How I applied for the Skyline Program
Prabh Sandhu is a year 11 student from Mansfield Victoria. In 2020, he participated in the Rural Youth Ambassador program. This year he was accepted into the Skyline Program, which provides Prabh with financial and education support for his VCE studies.
How did you find out about Skyline?
I’m supposed to be in my last year at school but I went back a year level because of an injury I got in year 10. But that gave me time to see that there actually are scholarships and programs available to year 10 students, which I hadn’t known about the first time. When I came back to school, I applied for the Skyline Program and the Kwong Lee Dow Young Scholars Program.
What is the Skyline Program?
The skyline program supports gifted or academically talented students who are facing some kind of adversity, whether it be familial, financial or social. To apply for Skyline you can nominate yourself or your year level coordinator can.
My own year 10 coordinator didn’t know for sure if I was facing the kind of adversity that would fit the application criteria, but I just gave it a go. We went through the application and saw what applied to my life, and we realised that familial disadvantage was applicable. So she said I’m going to nominate you.
“The Skyline Program invests in three key areas vital for equipping high ability students who are gifted and/or academically talented and who display a growth mindset, leadership potential, and resilience in the face of their social and economic challenges, to find pathways to further study and employment, becoming leaders for change.
The Skyline endeavour aims to see students transition to tertiary education or career of choice and reach their full potential and become positive members of their communities.”
Prabh is a year 11 student from Mansfield, Victoria.
What’s the application like?
The program keeps broadening the number of students that they can take in. In my year about 82 students got it from about 170 applications.
There are three stages to receiving the scholarship. After I was nominated I got an email with an application process that asked about the leadership skills I have, about the adversity I’m facing, and other things like that.
After every stage I found out if I was shortlisted to keep going with the application process.
Because of Covid, we didn’t have to do the second stage – which is an IQ test. I was happy not to take the IQ test, but I knew it meant that the next stage, the interview, would be crucial.
There were people from the Skyline Foundation,my school coordinator and me at the interview. They asked me a few questions, I think to see how I respond to social and political issues in the world. I guess to see how I might think about things broadly.
My first question was something along the lines of what’s the difference between living and existing? Which I wasn’t really expecting – it was so deep!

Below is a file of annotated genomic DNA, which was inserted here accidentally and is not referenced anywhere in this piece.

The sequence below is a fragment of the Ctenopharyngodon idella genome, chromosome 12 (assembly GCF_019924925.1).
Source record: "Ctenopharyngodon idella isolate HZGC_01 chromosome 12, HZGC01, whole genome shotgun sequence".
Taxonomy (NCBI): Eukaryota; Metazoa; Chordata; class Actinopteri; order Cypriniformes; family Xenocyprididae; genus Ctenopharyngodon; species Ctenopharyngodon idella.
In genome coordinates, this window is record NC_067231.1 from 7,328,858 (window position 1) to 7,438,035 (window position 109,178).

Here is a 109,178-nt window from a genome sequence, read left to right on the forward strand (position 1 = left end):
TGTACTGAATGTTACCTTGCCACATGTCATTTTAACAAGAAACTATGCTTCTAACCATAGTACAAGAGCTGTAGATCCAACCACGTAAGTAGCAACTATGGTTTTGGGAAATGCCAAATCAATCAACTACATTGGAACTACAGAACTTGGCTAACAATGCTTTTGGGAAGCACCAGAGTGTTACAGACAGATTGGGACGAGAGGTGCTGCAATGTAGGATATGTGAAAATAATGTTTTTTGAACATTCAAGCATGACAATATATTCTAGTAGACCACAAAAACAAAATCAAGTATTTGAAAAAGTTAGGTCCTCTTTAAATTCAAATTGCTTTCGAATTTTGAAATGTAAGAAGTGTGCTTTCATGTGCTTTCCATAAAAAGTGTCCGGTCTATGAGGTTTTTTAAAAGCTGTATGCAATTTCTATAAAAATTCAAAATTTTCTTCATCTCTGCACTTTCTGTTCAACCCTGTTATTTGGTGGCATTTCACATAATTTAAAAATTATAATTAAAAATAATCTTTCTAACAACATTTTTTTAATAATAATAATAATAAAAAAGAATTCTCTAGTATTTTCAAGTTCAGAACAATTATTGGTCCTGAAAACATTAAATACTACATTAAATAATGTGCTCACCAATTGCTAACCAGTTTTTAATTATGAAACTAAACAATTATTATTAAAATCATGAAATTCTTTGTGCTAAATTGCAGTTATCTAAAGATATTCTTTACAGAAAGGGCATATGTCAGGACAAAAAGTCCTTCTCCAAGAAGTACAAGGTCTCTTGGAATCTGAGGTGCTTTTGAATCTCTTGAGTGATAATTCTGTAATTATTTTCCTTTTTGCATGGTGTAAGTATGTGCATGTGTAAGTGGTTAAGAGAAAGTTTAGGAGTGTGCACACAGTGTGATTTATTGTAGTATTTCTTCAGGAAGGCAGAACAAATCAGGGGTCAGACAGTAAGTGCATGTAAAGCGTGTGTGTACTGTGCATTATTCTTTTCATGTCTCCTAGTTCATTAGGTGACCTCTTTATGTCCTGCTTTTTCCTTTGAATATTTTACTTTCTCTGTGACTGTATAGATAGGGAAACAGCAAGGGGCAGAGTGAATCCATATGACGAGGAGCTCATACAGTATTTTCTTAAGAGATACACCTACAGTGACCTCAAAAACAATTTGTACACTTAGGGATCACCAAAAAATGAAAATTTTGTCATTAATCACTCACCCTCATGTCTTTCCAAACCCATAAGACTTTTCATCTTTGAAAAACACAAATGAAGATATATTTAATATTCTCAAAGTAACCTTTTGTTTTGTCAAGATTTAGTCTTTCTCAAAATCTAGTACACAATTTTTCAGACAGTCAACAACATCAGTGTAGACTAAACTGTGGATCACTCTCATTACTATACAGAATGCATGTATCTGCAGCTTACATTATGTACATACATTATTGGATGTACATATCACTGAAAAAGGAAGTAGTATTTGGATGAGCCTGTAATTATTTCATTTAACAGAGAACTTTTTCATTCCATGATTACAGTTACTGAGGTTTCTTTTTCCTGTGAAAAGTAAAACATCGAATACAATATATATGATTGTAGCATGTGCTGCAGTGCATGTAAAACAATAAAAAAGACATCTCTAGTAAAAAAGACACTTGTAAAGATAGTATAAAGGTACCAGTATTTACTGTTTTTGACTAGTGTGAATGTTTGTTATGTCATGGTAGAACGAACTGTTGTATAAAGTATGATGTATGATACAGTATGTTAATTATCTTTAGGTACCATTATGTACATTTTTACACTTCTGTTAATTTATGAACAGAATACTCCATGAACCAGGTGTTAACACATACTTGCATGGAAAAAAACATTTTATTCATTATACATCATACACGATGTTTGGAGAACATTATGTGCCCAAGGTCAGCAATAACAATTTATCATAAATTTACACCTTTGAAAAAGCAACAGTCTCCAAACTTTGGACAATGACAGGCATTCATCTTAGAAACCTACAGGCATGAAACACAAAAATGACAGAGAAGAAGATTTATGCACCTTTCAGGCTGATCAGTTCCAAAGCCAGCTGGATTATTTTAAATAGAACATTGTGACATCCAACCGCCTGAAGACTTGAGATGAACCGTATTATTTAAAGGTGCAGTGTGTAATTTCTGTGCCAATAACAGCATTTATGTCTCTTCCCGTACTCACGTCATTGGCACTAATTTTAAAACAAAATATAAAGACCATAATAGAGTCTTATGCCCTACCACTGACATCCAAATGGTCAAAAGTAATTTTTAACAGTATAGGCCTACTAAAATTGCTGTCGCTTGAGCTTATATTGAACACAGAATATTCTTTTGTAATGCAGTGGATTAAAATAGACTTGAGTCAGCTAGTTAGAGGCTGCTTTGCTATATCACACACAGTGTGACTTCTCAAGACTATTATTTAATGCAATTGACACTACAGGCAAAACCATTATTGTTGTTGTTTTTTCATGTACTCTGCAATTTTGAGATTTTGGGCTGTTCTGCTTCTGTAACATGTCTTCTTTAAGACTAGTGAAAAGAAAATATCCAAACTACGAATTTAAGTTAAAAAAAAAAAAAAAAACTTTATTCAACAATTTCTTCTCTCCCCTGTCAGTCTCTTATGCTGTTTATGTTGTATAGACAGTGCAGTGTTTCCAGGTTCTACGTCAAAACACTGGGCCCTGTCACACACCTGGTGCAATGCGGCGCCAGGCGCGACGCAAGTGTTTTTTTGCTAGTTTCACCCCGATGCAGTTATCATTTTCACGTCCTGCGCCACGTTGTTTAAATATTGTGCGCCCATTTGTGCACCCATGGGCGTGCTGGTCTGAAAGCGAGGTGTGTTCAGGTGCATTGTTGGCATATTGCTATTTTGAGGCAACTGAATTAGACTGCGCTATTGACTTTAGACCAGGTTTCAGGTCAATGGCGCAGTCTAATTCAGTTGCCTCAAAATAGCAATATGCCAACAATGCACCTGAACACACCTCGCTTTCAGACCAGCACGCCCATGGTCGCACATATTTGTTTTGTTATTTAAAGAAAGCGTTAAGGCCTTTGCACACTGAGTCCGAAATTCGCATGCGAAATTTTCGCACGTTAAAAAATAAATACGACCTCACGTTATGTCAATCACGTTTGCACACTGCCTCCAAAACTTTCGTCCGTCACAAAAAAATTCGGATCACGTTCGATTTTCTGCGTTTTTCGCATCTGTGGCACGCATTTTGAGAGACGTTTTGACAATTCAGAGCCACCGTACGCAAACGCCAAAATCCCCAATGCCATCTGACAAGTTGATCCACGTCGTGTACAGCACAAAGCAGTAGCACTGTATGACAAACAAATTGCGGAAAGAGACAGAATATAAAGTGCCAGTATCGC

A month later my year 10 coordinator came up to me when I was playing around the basketball court. She told me to go check my emails (with a poker face on, not giving anything away). Then the first thing on the email was a big CONGRATULATIONS!
I’m so thankful to be part of Skyline, because now that I’m in the program I can see why it’s so helpful.
What’s the program like?
All the people in the program started with an orientation day, where they told us how it’s helped students in the past. Students have gone on to become things like surgeons or CEOs of large companies.
They cover the cost of all our textbooks, stationary and all that sort of school stuff. Which is so handy, because it does cost a lot to get school books, calculators and everything else. I was able to get study guides and other resources that would help me get through VCE.
Then, every term we have master classes. The last one I went to was a day long and it was all about motivation. We did a comprehensive motivation survey. That was really good, it showed videos about why we should be motivated and things like that. After that we looked at results in the masterclass, and found out why some people got certain results, and what actually motivates us as individuals.
The day was really good. It opened people’s eyes to careers that they didn’t know existed or that they didn’t think about for their future. They were also going to drive us to Monash University for a tour and introduction to the uni but that couldn’t happen because of the lockdown.
Some of the regular support they give is through tutoring classes that are run by students who excelled in a subject themselves. They’re usually second or third year uni students, so they did year 12 pretty recently. These tutoring classes happen every week, and go for an hour. We also can have 15 minutes one on one with the tutors if we need it.
Yes, you should apply
I definitely recommend everyone should apply – because it’s a self nomination process. And apply even if you don’t know if you’re eligible because at least you’ll find out why you didn’t get it. I definitely think everyone should have a go, because growing up rural does mean we face some adversity in education.
For anyone in year 10, the first thing I would say is have your eyes and ears open. I went through year 10 twice, and the first time I was in year 10, I hadn’t heard about any of these kinds of programs. But when I came back to year 10 after my injury I kept my ears open for things like this.
Everyone should have a go at applying, because you don’t really know what these programs are looking for, or if you meet the criteria. Be honest in your application because you might not even realise the things that are affecting your experience of education.
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